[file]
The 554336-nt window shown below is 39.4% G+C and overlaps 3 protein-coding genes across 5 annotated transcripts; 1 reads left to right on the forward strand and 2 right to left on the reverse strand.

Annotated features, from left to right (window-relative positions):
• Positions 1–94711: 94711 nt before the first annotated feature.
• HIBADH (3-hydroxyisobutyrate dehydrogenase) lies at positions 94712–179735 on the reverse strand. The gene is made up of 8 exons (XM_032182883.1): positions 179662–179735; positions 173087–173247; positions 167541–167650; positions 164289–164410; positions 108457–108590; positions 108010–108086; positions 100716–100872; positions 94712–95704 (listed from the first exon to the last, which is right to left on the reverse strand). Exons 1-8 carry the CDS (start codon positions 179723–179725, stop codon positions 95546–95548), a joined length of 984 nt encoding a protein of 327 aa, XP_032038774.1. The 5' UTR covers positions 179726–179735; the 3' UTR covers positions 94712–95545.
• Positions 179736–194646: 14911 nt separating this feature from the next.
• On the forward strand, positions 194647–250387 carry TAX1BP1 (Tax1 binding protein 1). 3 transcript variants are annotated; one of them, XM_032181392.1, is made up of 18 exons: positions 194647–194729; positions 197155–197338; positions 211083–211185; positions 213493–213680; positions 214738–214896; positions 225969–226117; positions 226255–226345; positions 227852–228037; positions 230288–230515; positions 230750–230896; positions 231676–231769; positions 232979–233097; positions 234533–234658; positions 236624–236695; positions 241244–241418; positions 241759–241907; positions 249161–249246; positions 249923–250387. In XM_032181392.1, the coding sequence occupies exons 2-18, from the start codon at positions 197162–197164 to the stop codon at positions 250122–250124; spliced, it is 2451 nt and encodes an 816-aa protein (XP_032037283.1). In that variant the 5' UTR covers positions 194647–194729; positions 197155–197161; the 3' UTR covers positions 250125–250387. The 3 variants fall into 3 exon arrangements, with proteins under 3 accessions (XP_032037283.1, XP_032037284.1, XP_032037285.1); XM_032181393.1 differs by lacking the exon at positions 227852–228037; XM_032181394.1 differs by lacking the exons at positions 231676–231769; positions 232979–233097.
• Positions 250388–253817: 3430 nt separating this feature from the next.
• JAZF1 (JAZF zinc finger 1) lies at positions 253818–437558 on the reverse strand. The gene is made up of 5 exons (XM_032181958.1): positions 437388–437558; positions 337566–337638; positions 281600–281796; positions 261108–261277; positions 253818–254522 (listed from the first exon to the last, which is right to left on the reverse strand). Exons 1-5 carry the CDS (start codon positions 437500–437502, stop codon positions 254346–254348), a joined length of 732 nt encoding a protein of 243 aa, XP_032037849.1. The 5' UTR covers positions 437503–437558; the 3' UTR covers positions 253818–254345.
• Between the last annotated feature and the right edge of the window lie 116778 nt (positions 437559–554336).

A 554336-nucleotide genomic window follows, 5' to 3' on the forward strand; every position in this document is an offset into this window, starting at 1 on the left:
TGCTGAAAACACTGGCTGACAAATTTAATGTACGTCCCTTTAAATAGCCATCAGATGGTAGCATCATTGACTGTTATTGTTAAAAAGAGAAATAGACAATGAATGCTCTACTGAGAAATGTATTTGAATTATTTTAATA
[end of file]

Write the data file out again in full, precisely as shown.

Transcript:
The 554336-nt window shown below is 39.4% G+C and overlaps 3 protein-coding genes across 5 annotated transcripts; 1 reads left to right on the forward strand and 2 right to left on the reverse strand.

Annotated features, from left to right (window-relative positions):
• Positions 1–94711: 94711 nt before the first annotated feature.
• HIBADH (3-hydroxyisobutyrate dehydrogenase) lies at positions 94712–179735 on the reverse strand. The gene is made up of 8 exons (XM_032182883.1): positions 179662–179735; positions 173087–173247; positions 167541–167650; positions 164289–164410; positions 108457–108590; positions 108010–108086; positions 100716–100872; positions 94712–95704 (listed from the first exon to the last, which is right to left on the reverse strand). Exons 1-8 carry the CDS (start codon positions 179723–179725, stop codon positions 95546–95548), a joined length of 984 nt encoding a protein of 327 aa, XP_032038774.1. The 5' UTR covers positions 179726–179735; the 3' UTR covers positions 94712–95545.
• Positions 179736–194646: 14911 nt separating this feature from the next.
• On the forward strand, positions 194647–250387 carry TAX1BP1 (Tax1 binding protein 1). 3 transcript variants are annotated; one of them, XM_032181392.1, is made up of 18 exons: positions 194647–194729; positions 197155–197338; positions 211083–211185; positions 213493–213680; positions 214738–214896; positions 225969–226117; positions 226255–226345; positions 227852–228037; positions 230288–230515; positions 230750–230896; positions 231676–231769; positions 232979–233097; positions 234533–234658; positions 236624–236695; positions 241244–241418; positions 241759–241907; positions 249161–249246; positions 249923–250387. In XM_032181392.1, the coding sequence occupies exons 2-18, from the start codon at positions 197162–197164 to the stop codon at positions 250122–250124; spliced, it is 2451 nt and encodes an 816-aa protein (XP_032037283.1). In that variant the 5' UTR covers positions 194647–194729; positions 197155–197161; the 3' UTR covers positions 250125–250387. The 3 variants fall into 3 exon arrangements, with proteins under 3 accessions (XP_032037283.1, XP_032037284.1, XP_032037285.1); XM_032181393.1 differs by lacking the exon at positions 227852–228037; XM_032181394.1 differs by lacking the exons at positions 231676–231769; positions 232979–233097.
• Positions 250388–253817: 3430 nt separating this feature from the next.
• JAZF1 (JAZF zinc finger 1) lies at positions 253818–437558 on the reverse strand. The gene is made up of 5 exons (XM_032181958.1): positions 437388–437558; positions 337566–337638; positions 281600–281796; positions 261108–261277; positions 253818–254522 (listed from the first exon to the last, which is right to left on the reverse strand). Exons 1-5 carry the CDS (start codon positions 437500–437502, stop codon positions 254346–254348), a joined length of 732 nt encoding a protein of 243 aa, XP_032037849.1. The 5' UTR covers positions 437503–437558; the 3' UTR covers positions 253818–254345.
• Between the last annotated feature and the right edge of the window lie 116778 nt (positions 437559–554336).

A 554336-nucleotide genomic window follows, 5' to 3' on the forward strand; every position in this document is an offset into this window, starting at 1 on the left:
TGCTGAAAACACTGGCTGACAAATTTAATGTACGTCCCTTTAAATAGCCATCAGATGGTAGCATCATTGACTGTTATTGTTAAAAAGAGAAATAGACAATGAATGCTCTACTGAGAAATGTATTTGAATTATTTTAATA